- The second type of teething necklace is a Tlismi Moti teething pendant (sometimes spelled tlismi moty). It is made from five metals and acts as a natural harmonizer of energies around the face and oral cavity. It is an ancient ayurvedic remedy that has helped countless babies in India teethe naturally. For better results, two tlismi moti pendants are recommended. Again, this needs to be worn against the baby’s skin preferably at the base of the throat.
G wearing his Tlismi Moti pendants
With these teething necklaces, one might wonder about the safety. Make sure the necklaces have breakaway clasps so that if any pressure is put on the necklace it will break open. Many parents leave the necklaces on all day and all night with no problems reported; however, I am not comfortable with that. Use these at your own comfort level. And of course, the child should be supervised while wearing the necklace. As always, ask your child’s doctor for their opinion. (I am not responsible. Read my disclaimer.)
7. Clove Oil
Cloves contain oils that have warming, numbing properties. Clove oil can be rubbed on sore gums to relieve pain. But only use a few drops as too much can upset your baby’s stomach.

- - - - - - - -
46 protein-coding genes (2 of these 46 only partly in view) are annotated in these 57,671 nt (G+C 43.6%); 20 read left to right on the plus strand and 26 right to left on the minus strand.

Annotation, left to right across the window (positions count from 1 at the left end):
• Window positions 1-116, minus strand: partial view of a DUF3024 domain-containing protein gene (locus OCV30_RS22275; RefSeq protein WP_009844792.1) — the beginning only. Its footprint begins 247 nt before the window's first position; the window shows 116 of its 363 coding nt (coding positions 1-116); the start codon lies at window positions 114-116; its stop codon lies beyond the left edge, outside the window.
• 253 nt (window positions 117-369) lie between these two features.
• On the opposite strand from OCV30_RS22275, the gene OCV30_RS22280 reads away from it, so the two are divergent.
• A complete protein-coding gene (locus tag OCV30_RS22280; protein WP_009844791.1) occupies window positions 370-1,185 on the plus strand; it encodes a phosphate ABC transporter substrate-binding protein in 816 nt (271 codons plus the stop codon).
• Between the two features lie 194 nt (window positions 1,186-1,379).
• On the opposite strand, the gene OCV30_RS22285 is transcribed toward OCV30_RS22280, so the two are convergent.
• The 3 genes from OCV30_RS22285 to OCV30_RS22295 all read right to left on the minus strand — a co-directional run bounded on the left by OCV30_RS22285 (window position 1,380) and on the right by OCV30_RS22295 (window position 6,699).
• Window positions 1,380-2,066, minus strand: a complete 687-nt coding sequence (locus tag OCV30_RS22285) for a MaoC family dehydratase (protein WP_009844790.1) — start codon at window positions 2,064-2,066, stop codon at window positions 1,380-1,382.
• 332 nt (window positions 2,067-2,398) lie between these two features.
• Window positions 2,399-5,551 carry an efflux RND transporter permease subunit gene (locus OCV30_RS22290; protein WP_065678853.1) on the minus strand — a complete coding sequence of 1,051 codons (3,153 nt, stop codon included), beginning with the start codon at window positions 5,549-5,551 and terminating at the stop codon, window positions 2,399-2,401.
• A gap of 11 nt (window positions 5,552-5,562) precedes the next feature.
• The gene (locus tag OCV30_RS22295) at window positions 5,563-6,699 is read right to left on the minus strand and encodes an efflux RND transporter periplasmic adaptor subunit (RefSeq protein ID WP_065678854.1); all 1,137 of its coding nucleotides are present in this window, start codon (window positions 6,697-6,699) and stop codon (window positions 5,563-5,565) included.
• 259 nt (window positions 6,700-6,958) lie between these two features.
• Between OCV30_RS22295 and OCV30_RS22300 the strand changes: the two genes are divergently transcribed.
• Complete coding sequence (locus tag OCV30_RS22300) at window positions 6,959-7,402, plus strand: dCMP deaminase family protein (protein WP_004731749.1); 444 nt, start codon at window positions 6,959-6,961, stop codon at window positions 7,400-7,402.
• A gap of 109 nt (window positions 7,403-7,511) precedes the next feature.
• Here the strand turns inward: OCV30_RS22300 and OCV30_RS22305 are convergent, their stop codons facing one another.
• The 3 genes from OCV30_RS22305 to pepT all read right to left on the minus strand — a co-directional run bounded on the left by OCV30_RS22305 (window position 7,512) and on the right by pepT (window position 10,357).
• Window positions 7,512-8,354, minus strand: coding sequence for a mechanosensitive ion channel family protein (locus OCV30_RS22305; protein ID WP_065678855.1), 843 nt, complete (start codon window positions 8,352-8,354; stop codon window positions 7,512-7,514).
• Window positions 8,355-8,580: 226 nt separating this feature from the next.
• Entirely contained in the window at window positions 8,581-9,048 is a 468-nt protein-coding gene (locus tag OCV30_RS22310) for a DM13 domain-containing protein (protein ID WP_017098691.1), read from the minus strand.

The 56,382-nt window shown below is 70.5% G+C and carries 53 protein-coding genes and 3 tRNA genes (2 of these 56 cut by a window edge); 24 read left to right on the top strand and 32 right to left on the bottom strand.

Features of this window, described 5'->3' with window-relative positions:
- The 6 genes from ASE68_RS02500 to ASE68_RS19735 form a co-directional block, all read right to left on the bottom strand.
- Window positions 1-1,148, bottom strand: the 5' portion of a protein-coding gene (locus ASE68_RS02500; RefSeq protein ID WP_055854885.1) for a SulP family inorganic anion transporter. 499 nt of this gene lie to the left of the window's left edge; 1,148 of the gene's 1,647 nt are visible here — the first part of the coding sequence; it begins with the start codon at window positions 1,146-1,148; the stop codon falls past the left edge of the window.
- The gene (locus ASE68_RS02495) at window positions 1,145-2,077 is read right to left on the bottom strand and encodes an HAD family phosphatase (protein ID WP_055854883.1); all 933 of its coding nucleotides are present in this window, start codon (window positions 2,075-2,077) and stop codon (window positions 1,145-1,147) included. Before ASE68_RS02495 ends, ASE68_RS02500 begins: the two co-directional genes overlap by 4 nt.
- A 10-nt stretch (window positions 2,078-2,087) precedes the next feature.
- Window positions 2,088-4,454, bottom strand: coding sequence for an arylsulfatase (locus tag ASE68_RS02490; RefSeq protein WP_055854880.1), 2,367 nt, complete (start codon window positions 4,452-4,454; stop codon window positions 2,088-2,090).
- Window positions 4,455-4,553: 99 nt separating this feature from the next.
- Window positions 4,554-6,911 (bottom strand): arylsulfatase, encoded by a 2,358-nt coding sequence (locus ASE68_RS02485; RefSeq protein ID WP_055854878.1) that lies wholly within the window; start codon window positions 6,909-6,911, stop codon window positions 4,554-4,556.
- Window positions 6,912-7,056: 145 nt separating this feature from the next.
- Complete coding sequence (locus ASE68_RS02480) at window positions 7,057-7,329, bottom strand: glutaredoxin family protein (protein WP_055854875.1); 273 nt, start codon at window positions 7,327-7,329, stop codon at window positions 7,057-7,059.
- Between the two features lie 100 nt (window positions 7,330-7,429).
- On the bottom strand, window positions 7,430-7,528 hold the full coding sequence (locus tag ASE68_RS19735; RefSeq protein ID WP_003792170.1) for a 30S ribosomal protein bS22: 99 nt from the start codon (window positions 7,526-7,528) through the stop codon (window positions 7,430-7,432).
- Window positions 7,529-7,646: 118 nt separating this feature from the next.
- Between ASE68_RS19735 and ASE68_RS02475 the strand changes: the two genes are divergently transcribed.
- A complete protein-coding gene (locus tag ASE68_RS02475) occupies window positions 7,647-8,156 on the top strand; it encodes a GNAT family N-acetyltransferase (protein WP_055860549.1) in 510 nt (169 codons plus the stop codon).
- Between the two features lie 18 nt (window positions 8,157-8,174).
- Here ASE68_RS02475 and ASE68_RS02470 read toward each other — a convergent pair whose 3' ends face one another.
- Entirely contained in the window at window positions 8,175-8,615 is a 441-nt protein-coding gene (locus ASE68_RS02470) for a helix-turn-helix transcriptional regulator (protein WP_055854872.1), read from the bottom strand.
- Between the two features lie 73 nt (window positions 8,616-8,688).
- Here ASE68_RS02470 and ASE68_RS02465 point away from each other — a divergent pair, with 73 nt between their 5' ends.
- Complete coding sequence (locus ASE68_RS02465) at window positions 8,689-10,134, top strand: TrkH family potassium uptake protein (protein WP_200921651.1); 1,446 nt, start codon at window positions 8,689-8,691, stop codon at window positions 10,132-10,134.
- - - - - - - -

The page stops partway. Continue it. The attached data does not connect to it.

8. Pure Vanilla Extract
Rubbing pure vanilla extract on the baby’s gums can help in a couple ways. The alcohol in vanilla creates a warm sensation that is temporarily comforting. And vanilla has calming properties itself, as it is known to reduce anxiety and help stomach distress.
9. Boiron Homeopathic Teething Relief
Another homeopathic option I found is Boiron Teething Relief. The main ingredient is Chamomilla. I’ve heard it works wonderfully! There are several individually dosed vials of the liquid. Simply open one and put into baby’s mouth. One place I found them online was here.
10. Cold Carrot
Another food option is to have the baby gnaw on a cold carrot. It’s cold, which feels good, and chances are they wont be able to break off a bit. Of course, I am too paranoid about choking to try this one but I know many people have.
Teething is a hard process for our little ones. Hopefully some of these solutions will provide relief for your baby, which should in turn provide relief for you.
Wendy – Parenting Tips 365